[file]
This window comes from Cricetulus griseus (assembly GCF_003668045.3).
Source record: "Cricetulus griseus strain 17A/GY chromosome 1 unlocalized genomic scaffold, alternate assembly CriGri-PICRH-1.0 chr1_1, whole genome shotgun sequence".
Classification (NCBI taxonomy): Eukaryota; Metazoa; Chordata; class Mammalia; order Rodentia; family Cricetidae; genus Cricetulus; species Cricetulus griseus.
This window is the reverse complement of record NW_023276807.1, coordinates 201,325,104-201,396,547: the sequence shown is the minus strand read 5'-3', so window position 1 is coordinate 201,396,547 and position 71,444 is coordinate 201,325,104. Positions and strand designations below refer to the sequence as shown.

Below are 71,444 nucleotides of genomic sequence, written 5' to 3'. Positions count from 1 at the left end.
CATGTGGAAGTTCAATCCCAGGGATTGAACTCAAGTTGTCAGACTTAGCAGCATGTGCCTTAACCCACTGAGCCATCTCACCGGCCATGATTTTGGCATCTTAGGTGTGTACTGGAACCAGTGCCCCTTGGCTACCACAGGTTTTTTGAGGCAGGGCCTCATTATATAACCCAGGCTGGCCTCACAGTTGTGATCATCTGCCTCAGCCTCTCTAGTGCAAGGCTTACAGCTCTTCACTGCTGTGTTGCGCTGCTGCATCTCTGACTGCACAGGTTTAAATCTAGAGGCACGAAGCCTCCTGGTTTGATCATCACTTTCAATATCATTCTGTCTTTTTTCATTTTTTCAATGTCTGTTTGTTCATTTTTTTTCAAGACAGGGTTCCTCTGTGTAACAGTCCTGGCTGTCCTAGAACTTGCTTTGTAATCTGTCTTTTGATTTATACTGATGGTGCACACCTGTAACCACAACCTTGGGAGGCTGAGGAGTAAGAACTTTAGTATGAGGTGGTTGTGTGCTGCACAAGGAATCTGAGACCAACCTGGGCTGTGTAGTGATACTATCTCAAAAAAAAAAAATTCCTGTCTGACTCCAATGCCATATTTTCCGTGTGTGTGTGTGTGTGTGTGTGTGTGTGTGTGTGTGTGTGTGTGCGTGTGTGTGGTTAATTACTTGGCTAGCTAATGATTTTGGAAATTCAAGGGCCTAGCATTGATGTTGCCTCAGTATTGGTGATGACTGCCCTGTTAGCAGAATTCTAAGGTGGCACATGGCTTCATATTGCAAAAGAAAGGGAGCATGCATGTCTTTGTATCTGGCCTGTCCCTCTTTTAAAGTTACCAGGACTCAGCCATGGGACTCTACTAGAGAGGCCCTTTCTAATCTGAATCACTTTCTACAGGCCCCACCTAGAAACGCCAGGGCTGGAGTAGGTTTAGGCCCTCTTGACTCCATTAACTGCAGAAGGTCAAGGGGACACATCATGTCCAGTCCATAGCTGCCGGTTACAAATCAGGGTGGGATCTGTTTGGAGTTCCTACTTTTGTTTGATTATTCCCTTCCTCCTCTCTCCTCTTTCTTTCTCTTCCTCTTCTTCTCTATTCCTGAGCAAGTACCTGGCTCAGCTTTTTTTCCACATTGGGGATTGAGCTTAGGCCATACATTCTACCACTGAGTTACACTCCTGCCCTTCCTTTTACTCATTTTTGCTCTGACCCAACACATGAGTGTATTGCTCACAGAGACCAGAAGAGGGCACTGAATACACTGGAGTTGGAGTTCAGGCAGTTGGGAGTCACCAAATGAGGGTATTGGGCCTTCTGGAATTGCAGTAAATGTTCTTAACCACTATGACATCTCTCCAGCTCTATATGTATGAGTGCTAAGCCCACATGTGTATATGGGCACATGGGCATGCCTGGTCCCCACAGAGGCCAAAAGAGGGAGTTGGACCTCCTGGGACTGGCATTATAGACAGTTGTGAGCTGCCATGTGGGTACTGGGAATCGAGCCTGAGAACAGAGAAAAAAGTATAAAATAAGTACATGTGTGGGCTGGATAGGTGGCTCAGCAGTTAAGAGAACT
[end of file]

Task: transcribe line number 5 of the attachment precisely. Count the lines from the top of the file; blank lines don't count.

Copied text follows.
Below are 71,444 nucleotides of genomic sequence, written 5' to 3'. Positions count from 1 at the left end.